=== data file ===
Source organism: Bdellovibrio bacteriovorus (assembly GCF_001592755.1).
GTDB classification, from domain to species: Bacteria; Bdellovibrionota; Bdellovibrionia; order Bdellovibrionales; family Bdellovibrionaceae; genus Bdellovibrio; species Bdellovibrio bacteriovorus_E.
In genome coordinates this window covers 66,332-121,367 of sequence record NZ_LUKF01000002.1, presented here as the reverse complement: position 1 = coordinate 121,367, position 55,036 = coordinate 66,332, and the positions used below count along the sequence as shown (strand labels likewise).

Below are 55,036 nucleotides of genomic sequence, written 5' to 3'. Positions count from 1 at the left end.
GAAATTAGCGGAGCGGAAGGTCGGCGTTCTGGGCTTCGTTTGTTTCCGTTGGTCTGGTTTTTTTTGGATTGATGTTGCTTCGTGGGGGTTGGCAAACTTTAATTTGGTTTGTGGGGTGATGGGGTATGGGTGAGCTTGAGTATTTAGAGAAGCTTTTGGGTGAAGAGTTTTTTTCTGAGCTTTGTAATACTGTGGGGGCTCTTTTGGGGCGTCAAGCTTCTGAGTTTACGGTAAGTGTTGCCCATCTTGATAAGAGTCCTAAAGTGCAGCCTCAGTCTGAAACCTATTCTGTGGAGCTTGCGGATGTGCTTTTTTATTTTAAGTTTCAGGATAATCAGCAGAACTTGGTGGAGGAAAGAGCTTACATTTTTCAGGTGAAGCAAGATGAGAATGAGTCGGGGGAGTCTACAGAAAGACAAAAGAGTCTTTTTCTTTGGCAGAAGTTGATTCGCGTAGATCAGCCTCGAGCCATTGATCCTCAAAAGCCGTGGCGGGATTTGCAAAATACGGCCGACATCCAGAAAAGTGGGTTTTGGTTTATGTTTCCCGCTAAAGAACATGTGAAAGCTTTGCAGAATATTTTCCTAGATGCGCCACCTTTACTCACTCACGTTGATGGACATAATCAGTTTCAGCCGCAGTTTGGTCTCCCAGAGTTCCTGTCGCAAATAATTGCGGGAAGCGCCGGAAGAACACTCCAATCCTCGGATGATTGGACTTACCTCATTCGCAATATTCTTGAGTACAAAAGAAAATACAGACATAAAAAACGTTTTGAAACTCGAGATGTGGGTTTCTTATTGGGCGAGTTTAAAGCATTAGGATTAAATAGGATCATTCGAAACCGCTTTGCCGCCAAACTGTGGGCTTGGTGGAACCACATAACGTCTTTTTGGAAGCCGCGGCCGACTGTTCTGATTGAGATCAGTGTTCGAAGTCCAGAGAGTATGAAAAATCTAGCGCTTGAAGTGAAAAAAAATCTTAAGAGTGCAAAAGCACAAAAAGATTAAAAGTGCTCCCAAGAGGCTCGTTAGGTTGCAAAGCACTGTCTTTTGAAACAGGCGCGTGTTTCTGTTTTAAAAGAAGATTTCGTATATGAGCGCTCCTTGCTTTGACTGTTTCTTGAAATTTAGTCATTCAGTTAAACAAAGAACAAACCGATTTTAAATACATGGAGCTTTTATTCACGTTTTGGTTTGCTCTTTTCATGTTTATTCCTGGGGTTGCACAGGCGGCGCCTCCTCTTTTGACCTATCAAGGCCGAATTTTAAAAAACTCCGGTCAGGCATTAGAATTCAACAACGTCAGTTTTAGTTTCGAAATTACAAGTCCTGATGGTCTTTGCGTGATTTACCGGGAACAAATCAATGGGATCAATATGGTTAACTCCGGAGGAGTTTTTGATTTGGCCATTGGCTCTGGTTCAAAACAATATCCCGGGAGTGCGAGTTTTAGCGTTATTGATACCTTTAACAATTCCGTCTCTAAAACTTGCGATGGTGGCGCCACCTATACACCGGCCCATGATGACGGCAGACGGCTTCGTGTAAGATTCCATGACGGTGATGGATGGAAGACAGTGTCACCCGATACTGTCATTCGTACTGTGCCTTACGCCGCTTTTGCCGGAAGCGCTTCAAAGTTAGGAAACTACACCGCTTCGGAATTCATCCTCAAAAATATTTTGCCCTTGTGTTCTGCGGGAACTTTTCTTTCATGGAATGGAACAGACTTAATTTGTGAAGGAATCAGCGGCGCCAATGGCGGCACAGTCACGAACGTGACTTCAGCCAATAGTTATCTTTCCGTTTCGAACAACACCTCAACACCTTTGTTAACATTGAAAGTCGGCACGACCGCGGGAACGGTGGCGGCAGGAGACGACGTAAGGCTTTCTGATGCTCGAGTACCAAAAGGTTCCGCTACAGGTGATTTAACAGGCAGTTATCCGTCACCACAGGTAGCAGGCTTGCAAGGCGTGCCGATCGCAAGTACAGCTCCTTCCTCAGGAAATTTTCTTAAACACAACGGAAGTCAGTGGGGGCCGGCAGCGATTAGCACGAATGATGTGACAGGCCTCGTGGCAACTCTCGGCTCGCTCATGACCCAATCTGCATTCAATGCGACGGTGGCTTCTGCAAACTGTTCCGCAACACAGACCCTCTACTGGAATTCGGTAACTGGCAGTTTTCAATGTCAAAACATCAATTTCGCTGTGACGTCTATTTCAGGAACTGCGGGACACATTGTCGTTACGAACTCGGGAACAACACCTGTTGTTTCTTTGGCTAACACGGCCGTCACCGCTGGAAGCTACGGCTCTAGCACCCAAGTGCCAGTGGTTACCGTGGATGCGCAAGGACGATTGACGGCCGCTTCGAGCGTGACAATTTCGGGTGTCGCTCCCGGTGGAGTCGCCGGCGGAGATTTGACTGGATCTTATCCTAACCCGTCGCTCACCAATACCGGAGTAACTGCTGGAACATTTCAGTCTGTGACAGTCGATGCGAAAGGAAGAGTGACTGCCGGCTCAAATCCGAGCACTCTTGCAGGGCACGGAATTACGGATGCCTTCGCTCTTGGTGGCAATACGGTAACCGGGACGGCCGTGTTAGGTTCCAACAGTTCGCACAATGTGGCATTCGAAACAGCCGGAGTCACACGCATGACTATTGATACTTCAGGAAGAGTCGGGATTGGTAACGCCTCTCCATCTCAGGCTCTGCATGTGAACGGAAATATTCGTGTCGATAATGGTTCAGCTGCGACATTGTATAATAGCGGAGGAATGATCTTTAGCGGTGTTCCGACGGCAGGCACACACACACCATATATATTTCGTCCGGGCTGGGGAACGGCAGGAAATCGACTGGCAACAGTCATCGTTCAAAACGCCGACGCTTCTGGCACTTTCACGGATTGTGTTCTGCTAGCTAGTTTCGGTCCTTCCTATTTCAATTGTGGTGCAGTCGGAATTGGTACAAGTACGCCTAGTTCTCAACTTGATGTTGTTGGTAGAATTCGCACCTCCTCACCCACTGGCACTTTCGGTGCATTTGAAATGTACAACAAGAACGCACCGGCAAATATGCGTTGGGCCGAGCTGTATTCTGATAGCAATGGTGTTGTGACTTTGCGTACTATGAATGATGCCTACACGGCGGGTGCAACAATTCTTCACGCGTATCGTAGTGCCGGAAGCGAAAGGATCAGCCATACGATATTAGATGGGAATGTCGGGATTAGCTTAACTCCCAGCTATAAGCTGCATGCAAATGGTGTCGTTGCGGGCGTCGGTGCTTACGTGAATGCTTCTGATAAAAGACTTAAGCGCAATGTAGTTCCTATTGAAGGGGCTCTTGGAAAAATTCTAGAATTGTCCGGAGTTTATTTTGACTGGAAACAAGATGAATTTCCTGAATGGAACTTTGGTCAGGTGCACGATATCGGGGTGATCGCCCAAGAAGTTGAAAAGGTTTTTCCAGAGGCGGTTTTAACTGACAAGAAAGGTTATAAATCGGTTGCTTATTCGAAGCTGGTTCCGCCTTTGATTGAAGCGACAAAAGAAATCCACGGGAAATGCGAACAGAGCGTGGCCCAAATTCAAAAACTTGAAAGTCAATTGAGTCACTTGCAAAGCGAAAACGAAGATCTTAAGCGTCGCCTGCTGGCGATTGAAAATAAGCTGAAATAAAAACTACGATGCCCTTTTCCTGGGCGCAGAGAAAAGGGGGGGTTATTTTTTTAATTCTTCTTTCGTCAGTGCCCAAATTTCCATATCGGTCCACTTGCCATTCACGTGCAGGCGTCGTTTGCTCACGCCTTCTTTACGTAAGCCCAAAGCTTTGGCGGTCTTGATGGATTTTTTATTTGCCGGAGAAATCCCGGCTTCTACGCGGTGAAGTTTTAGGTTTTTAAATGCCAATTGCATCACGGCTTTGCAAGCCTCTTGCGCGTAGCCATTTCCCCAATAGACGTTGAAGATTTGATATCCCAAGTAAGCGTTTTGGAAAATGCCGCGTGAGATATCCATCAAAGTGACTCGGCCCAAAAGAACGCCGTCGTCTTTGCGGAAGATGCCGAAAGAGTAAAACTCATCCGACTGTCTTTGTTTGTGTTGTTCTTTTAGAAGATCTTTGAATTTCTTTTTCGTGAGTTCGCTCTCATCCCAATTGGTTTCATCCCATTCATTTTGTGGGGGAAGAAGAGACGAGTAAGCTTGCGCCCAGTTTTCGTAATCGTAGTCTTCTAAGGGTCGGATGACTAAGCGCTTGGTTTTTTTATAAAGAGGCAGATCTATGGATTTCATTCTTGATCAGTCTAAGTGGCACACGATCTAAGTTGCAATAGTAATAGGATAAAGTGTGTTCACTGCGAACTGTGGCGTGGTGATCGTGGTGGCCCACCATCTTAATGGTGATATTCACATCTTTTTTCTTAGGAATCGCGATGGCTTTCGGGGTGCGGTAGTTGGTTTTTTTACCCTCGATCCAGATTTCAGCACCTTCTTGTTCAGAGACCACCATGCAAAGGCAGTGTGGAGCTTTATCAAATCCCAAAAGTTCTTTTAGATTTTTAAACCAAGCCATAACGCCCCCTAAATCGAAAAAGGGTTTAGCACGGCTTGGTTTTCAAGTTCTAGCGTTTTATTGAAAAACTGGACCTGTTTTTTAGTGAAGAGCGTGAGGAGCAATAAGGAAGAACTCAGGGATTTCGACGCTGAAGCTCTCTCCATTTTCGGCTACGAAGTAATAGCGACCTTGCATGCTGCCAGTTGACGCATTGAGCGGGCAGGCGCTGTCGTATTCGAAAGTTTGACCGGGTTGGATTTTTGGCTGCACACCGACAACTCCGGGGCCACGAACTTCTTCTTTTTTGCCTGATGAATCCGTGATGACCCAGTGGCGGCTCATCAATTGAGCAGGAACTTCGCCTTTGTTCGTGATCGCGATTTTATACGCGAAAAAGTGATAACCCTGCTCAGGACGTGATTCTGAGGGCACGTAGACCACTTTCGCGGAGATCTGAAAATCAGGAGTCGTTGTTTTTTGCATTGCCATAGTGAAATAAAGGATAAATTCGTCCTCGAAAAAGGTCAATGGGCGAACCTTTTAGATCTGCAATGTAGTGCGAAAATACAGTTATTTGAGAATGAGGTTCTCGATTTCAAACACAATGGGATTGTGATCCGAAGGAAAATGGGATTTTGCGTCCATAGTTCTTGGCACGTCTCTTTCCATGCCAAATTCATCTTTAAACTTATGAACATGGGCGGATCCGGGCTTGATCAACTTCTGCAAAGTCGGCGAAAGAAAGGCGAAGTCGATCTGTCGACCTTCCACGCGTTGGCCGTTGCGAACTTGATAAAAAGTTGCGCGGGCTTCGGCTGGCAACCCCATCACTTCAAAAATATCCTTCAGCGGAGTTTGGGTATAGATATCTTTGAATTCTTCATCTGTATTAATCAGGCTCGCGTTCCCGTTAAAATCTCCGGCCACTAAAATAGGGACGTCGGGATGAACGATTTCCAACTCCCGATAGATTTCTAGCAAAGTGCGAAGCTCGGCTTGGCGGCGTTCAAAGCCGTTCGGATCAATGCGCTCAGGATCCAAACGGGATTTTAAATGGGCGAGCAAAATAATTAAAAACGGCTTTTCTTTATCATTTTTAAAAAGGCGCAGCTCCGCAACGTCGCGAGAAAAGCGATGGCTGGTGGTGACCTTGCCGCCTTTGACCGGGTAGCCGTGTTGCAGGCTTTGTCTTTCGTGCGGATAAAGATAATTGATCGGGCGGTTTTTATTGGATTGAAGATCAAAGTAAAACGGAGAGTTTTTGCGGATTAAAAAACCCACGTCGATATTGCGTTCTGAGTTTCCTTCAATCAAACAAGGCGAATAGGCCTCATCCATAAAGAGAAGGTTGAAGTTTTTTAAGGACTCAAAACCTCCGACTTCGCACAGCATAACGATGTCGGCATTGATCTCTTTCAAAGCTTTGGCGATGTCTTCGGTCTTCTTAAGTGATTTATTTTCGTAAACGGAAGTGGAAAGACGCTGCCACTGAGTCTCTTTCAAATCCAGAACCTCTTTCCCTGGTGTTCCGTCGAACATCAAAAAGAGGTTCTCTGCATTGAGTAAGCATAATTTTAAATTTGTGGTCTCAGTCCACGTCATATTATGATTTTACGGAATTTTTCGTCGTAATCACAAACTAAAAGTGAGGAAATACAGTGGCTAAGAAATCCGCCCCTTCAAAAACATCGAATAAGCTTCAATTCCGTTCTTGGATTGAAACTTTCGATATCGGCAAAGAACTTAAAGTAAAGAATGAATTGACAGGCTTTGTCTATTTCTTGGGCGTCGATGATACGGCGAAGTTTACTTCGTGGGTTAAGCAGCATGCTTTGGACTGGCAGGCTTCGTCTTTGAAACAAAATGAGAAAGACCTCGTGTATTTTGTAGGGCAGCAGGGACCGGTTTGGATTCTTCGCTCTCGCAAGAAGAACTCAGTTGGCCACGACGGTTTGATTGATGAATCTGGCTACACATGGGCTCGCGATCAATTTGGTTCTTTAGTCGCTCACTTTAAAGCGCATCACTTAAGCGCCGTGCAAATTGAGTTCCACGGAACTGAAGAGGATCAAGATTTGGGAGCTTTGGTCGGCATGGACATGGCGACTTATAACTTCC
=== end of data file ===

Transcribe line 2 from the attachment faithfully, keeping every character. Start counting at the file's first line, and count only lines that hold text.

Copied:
GTDB classification, from domain to species: Bacteria; Bdellovibrionota; Bdellovibrionia; order Bdellovibrionales; family Bdellovibrionaceae; genus Bdellovibrio; species Bdellovibrio bacteriovorus_E.